Connect with us

War on Drugs

Campuses experiment with making free Naloxone available to combat drug overdoses

Published

on

Screenshot 2020 04 20 09.30.40

The pandemic has exacerbated the use, overdoses and deaths of illicit drug use; primarily among our youth. In a desperate attempt to curb the raising fatality rates, experts claim it is time to experiment, particularly on college campuses and universities.

According to the Centers for Disease Control and Prevention, the average age of those who died in 2019 of drug overdose was only 22-years-old. Overdose numbers across all ages have only increased as the highly potent Fentanyl is being used to cut street drugs and is flooding into the United States, primarily from Mexico.

The University of Texas at Austin’s director of the PhARM Program Claire Zagorski notes the dangers of current synthetic opioid use such as fentanyl. Students using “are just unfortunately doing so in a very dangerous time in the drug market” said Zagorski.

Just last October the school and community mourned the death of  Texas Longhorns linebacker Jake Ehlinger who died of an accidental drug overdose.

The deaths of students increasing at an alarming rate has given Zagorski and others the idea to experiment with making naloxone available for free, beginning at the University of Texas. Although Zagorski said “we are not hearing about a lot of confirmed reports among students at UT” the “reality is we are most certainly seeing more than we are hearing about.”

Zagorski says the little data they have on overdoses on campus might not be showing the full picture but having access to life saving resources like Naloxone can help. Naloxone was approved by the Federal Drug Administration (FDA) to reverse opioid addiction. When someone is overdosing, if emergency Naloxone is administered in a timely manner, it binds to opioid receptors and can reverse and block the effects of drugs such as heroine, morphine and oxycodone.

“Naloxone is a fantastic medicine,” Zagorski said. “It is the antidote to opioid overdose.” Initially, Naloxone was put into residence halls, then expanded into the library. Plans to increase Naloxone’s availability around campus is believed to be, quite literally, the only antidote.

Kami Johnston, student director of Operation Naloxone, said “What Operation Naloxone does in the school of pharmacy is we hold campus-wide trainings. So we train people how to recognize an opioid overdose, how to respond to it, how to use Naloxone.”

 

Continue Reading
3 Comments

3 Comments

  1. Dr. Strom Homberger ED Specialist

    May 2, 2022 at 4:48 pm

    Great News! Ole Fentanyl Floyd has been drug and crime free for 707 days now!

  2. MYXSES

    May 3, 2022 at 11:47 am

    So, the answer is still TREAT THE SYMPTOM(s) NOT THE CAUSE! WRONG! The CAUSE is a generation running amok of law & order! Get the DRUGS under control by controlling the FLOW (and the US families who benefit from the FLOW)! CLOSE THE BORDERS and ARREST all who VIOLATE the LAWS of the US!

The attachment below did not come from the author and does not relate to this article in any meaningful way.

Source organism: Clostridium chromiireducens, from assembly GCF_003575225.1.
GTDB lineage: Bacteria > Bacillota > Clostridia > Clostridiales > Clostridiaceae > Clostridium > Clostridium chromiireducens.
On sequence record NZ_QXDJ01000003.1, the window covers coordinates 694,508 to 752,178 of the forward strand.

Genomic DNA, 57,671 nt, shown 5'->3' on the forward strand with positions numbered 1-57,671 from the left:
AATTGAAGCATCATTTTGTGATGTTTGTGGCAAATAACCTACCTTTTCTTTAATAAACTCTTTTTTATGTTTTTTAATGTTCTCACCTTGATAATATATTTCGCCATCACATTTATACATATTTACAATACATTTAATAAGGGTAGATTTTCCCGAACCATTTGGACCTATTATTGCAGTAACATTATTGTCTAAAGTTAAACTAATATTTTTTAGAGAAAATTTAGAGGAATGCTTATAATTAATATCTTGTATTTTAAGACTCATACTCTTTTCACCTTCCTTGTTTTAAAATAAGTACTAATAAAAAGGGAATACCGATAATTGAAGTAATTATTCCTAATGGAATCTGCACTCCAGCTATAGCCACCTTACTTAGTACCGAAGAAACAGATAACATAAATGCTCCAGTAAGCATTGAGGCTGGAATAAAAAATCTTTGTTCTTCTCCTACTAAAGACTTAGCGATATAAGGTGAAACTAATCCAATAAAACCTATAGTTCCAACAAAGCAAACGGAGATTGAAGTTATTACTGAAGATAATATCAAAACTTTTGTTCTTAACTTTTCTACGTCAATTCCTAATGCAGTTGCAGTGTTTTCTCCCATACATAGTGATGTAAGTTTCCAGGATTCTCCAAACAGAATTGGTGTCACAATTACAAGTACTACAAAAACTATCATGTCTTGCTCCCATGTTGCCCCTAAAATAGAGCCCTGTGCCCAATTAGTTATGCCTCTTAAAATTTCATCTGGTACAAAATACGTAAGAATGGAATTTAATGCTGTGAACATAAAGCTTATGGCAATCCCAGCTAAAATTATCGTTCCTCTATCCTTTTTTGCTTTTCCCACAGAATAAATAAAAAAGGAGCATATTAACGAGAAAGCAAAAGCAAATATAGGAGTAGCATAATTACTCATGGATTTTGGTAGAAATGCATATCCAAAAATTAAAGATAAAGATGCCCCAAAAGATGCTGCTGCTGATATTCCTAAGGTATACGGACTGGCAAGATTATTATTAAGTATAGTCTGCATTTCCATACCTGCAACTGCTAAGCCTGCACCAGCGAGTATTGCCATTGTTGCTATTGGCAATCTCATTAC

3. Stephane

    May 3, 2022 at 5:51 pm

    Why not STOP THE EFFING DRUG AT THE BORDER?????????
    Thanks to you AHOLE biden!

Leave a Reply

Your email address will not be published. Required fields are marked *

Immigration

Thousands of pounds of meth seized from vegetable shipments in one week from one border location

Published

on

Screen Shot 2024 03 25 at 9.31.33 AM

U.S. Customs and Border Protection officers seized large quantities of methamphetamine this month alone at just one cargo facility located in Otay Mesa, California. Law enforcement officials warn that this month’s thousands of pounds of meth were smuggled in none other than vegetables.

A shipment of peppers and tomatillos being driven by a 27-year-old male with a valid border crossing card driving a commercial tractor-trailer was stopped by CBP officers, reports The Center Square:

At first glance, the shipment appeared to contain only peppers and tomatillos. But after a K-9 unit screened it, officers examined the trailer and found a box containing a crystal-like substance. Additional officers were radioed to provide assistance and began extracting package after package hidden under the produce. They found 3,594 packages that were tested and identified as methamphetamine. The stash totaled 3,671.58 pounds.

At the same facility and in the same week CBP officers uncovered another massive load of meth being smuggled inside a shipment of carrots. The Center Square reports:

They stopped a 44-year-old man, also a valid border crossing card holder, driving a commercial tractor trailer hauling a shipment manifested as carrots. Officers unloaded the cases of carrots and found suspicious packages hidden underneath, which were tested and identified as methamphetamine. Overall, they seized 574 packages weighing approximately 2,900 pounds.

In both instances, the meth and commercial tractor-trailers were seized; the drivers were turned over to Homeland Security Investigations.

The Center Square writes that Mexican cartels for decades have devised creative ways to smuggle drugs and people into the U.S., including “task saturation” and “migrant warfare,” according to authorities. Surging resources in one area to leave the border open in another area enables cartel operatives and gangs they work with to commit a range of crimes. Another tactic is hiding people and drugs in trucks, including behind or under produce, to bring through ports of entry.

 

Continue Reading

Trending